Welcome to TurkoTek's Discussion Forums

Archived Salons and Selected Discussions can be accessed by clicking on those words, or you can return to the Turkotek Home Page. Our forums are easy to use, and you are welcome to read and post messages without registering. However, registration will enable a number of features that make the software more flexible and convenient for you, and you need not provide any information except your name (which is required even if you post without being registered). Please use your full name. We do not permit posting anonymously or under a pseudonym, ad hominem remarks, commercial promotion, comments bearing on the value of any item currently on the market or on the reputation of any seller. Turkotek Discussion Forums - View Single Post - Mystery Ersari/Border Design

View Single Post
Old September 8th, 2019, 01:10 AM   #2
Chuck Wagner
Join Date: May 2008
Posts: 82

Hi Red,

In the 20th century Afghan context, this would be referred to as a Baba Siddiq piece.

They are sourced from the area north of Kunduz, between Qala-i-Zal and Imam Saheb, including a village named Baba Siddiq.

Parsons discusses these in his book The Carpets of Afghanistan.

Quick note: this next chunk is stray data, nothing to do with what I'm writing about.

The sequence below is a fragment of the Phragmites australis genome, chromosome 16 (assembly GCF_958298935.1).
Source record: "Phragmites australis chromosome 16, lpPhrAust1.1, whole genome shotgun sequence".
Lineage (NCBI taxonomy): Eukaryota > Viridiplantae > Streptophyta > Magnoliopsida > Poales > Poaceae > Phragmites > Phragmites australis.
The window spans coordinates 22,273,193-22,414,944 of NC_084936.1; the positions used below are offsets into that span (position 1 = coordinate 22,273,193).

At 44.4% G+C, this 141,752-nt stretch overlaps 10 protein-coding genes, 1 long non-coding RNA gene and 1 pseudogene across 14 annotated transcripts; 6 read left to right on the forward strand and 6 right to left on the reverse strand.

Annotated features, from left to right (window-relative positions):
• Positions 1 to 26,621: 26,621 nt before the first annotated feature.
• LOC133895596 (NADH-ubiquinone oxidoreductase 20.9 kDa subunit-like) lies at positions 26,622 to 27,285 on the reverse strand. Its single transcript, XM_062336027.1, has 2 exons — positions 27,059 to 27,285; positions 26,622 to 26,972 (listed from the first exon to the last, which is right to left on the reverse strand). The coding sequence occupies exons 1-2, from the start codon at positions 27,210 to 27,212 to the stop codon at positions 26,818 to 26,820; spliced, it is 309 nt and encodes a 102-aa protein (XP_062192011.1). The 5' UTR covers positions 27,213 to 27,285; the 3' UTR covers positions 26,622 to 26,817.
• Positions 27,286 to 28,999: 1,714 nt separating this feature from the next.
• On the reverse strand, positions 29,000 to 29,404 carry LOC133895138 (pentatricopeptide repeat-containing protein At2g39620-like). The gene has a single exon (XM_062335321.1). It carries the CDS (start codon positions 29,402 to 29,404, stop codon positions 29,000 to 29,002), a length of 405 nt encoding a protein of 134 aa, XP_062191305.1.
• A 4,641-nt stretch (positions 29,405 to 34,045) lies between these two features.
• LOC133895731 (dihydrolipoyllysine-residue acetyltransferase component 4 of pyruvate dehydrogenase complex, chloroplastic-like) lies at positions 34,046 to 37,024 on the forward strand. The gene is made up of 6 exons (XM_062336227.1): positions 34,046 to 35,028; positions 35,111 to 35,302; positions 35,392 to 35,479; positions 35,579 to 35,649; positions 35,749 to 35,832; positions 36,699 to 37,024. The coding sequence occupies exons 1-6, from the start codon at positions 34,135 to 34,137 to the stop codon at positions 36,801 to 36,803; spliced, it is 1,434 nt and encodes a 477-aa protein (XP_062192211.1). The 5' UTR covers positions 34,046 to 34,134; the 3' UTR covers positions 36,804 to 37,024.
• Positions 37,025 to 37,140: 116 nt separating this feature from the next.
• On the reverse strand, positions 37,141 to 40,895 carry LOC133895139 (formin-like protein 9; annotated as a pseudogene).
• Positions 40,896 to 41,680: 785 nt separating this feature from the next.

The two major borders are very typical of this production.

The one with the floral element is sometimes called Beshiri, referring somewhat vaguely to an older attribution of Ersari origin, but nowadays thought of as Middle Amu Darya provenance.

This, however, is an Afghan piece.

Combining the borders with modified Tekke field ornaments is uncommon, but not unknown, and is not a traditional Turkmen habit.

The design and dyes place in the mid-20th century, and made for the commercial market.

Here is a Baba Siddiq that we own, also mid 20th century but with the traditional field motifs and colors used by weavers from Imam Saheb:

Chuck Wagner

Last edited by Chuck Wagner; September 8th, 2019 at 02:40 AM. Reason: Add image
Chuck Wagner is offline   Reply With Quote